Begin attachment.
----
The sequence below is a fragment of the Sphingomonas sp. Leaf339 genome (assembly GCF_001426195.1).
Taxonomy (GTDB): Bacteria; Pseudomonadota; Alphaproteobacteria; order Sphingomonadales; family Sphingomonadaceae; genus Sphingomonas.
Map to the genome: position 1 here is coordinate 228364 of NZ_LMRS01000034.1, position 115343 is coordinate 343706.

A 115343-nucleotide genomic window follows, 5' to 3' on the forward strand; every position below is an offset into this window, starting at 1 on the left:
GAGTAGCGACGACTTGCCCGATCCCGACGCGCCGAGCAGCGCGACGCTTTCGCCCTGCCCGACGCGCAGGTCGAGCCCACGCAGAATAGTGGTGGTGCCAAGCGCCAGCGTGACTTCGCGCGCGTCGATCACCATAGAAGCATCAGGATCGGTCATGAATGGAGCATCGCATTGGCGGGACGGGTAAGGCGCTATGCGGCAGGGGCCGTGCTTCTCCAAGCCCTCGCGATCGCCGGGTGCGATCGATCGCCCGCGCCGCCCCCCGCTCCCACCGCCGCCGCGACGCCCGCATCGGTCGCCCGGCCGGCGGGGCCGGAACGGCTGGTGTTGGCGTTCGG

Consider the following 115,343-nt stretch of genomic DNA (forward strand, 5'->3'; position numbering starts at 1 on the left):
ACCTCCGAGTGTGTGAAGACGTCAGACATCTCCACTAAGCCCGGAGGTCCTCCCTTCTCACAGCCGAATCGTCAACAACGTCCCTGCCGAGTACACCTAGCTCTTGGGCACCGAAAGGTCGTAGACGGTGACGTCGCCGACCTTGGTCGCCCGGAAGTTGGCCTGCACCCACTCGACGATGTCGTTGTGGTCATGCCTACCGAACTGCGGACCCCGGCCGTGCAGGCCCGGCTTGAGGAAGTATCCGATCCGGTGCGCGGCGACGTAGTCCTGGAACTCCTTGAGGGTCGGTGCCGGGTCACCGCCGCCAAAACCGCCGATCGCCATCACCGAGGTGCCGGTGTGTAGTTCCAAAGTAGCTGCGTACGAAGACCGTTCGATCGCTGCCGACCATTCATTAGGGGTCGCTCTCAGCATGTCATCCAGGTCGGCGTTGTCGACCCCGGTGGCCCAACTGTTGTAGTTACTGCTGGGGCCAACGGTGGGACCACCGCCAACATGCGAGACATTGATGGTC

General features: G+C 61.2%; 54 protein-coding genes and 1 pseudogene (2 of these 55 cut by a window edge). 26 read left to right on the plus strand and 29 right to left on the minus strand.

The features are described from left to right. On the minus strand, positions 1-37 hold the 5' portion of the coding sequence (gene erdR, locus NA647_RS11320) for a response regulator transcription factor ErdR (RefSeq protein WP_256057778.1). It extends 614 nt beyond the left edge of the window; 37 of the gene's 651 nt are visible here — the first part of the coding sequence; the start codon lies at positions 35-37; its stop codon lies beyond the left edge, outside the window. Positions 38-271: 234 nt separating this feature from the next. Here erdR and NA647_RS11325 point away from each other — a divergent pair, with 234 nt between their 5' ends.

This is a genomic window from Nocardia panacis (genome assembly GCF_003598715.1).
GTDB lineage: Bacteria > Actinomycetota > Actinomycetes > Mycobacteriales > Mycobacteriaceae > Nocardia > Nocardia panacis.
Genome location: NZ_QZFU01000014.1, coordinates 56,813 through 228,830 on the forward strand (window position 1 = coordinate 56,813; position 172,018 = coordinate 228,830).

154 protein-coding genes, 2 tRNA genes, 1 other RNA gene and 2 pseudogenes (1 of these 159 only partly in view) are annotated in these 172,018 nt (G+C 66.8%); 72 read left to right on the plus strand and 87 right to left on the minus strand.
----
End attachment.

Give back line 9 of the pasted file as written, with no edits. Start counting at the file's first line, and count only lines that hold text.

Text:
The features are described from left to right. On the minus strand, positions 1-37 hold the 5' portion of the coding sequence (gene erdR, locus NA647_RS11320) for a response regulator transcription factor ErdR (RefSeq protein WP_256057778.1). It extends 614 nt beyond the left edge of the window; 37 of the gene's 651 nt are visible here — the first part of the coding sequence; the start codon lies at positions 35-37; its stop codon lies beyond the left edge, outside the window. Positions 38-271: 234 nt separating this feature from the next. Here erdR and NA647_RS11325 point away from each other — a divergent pair, with 234 nt between their 5' ends.